Hundreds of hatchlings fall prey to crows and kites

At daybreak on Wednesday, thousands of olive ridley hatchlings emerged from sand pits on an islet located at the Rushikulya river mouth near here and one after another crawled into the Bay of Bengal, leaving the onlookers spellbound.

However, with few volunteers and Forest Department employees at work, the tiny turtles struggled to get into the water and, when the sun became harsh, were left high and dry on the sand.

As a result, hundreds of hatchlings were grabbed by crows and kites which had been hovering around. Locals and tourists were seen making desperate attempts to save as many hatchlings as they could.

Nets also prove fatal

Many other hatchlings were found dead on the islet and nearby beaches, having got entangled in rejected fishing nets.

It has not been a very good year for olive ridleys this time round. Only around one lakh turtles laid eggs on the islet near Gokharkuda village and the beaches near Kantiagada village this year, compared to 2.51 lakh last year.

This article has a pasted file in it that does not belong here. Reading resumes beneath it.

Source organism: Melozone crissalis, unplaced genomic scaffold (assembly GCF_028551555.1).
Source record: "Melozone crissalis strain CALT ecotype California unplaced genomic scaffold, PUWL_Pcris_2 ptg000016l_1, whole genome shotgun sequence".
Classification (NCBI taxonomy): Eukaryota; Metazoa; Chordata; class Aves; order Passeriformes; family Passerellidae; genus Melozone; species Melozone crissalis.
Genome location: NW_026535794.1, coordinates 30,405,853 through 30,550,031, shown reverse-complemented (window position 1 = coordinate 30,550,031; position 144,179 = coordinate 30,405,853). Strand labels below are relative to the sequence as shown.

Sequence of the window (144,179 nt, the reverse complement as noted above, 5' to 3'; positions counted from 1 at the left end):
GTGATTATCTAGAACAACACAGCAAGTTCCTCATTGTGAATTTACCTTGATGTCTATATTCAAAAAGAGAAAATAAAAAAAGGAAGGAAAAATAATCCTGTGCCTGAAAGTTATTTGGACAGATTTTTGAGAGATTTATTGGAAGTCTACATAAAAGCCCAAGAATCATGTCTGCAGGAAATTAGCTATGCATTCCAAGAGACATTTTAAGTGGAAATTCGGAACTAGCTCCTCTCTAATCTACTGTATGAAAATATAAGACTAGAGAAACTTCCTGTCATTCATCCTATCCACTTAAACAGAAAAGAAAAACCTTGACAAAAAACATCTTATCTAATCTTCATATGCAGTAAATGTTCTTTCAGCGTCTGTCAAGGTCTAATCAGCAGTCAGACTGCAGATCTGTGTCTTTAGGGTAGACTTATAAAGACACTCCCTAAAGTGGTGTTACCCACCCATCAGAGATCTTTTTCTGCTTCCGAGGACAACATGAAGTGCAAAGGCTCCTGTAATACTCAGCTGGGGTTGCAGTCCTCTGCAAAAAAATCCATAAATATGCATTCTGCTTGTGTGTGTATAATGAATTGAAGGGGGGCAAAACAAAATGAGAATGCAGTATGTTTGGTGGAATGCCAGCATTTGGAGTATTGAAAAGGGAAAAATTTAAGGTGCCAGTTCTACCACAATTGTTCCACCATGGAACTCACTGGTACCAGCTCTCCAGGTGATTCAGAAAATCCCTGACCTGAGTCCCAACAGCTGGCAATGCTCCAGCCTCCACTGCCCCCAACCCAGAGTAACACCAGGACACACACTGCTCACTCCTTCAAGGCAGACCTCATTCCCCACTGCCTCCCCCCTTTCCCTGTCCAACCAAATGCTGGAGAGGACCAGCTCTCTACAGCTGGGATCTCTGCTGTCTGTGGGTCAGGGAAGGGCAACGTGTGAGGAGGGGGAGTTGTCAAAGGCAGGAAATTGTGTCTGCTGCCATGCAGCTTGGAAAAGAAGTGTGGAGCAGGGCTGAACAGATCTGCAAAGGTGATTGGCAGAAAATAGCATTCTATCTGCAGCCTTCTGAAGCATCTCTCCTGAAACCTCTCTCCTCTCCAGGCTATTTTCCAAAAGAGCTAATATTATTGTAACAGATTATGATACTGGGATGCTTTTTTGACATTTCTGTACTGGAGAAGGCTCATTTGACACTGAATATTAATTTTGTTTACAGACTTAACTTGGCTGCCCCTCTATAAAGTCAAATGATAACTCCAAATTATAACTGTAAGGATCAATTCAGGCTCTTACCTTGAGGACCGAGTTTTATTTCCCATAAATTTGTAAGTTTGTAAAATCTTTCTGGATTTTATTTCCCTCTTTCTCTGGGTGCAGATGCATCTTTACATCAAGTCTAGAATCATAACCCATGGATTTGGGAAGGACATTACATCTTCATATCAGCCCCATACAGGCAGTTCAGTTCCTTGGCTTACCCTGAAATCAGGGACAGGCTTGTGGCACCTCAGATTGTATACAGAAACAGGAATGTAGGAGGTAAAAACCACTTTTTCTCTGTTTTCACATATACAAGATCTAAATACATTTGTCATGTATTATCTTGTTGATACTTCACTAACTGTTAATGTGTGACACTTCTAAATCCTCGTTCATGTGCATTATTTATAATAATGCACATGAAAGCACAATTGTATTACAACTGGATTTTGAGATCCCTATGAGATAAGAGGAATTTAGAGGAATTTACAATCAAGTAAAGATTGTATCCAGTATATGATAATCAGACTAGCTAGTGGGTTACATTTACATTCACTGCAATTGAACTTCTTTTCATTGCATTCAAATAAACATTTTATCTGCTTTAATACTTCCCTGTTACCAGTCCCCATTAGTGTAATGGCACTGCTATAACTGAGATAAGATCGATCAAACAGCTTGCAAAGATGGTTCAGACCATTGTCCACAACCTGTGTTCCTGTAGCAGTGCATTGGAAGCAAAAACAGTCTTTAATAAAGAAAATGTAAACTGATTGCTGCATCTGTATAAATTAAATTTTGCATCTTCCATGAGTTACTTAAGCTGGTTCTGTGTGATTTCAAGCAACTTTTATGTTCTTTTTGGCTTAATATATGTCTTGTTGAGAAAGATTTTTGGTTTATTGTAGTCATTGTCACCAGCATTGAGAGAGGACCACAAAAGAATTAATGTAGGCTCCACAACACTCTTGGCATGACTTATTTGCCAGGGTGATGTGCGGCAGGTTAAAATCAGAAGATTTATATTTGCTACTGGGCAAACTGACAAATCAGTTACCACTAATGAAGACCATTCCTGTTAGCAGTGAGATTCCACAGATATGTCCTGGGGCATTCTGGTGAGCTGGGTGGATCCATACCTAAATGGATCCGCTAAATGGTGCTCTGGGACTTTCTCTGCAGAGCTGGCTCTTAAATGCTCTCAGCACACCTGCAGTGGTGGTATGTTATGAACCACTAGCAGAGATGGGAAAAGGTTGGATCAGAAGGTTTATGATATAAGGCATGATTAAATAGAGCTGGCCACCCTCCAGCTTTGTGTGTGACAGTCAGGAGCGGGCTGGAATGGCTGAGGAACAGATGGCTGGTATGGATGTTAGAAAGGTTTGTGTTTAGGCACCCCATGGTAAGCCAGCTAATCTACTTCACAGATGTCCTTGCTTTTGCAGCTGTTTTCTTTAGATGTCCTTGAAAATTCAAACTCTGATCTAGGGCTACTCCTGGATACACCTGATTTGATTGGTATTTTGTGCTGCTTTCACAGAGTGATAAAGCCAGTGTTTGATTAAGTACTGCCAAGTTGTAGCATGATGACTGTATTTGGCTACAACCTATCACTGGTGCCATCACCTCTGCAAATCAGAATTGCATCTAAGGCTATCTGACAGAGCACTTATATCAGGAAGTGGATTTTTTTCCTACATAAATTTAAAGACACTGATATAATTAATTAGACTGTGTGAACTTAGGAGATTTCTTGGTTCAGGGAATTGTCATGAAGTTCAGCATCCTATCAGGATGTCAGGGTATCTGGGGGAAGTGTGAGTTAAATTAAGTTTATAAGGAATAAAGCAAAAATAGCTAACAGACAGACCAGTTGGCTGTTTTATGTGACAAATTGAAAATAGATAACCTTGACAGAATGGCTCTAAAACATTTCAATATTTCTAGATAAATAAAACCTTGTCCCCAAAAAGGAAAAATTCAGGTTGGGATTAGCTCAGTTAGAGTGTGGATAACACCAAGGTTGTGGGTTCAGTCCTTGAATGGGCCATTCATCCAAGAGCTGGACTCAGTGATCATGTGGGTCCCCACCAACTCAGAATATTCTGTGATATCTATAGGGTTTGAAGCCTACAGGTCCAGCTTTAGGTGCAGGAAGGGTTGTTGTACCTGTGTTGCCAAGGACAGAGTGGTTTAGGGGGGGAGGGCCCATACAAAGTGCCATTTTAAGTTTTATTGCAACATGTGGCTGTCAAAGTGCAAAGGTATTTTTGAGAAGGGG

Marine zoologists have not been able to assess the nesting behaviour of sea turtles. In 2007, there was no mass nesting on the Rushikulya rookery coast, while the previous year it had occurred twice on this beach.

The worst thing happened on Full Moon day a few days ago when high tides washed away a vast portion of the sandbar destroying the nests along with eggs, according to Rabindranath Sahu, secretary of the Rushikulya Sea Turtle Protection Committee.

In recent years, the beaches near the Rushikulya river mouth have emerged as the main nesting ground for the endangered olive ridleys on the Odisha coast, the other major site being the Gahirmatha sanctuary area close to the Bhitarkanika National Park. Sea turtles have stopped laying eggs at another location near the Devi river mouth.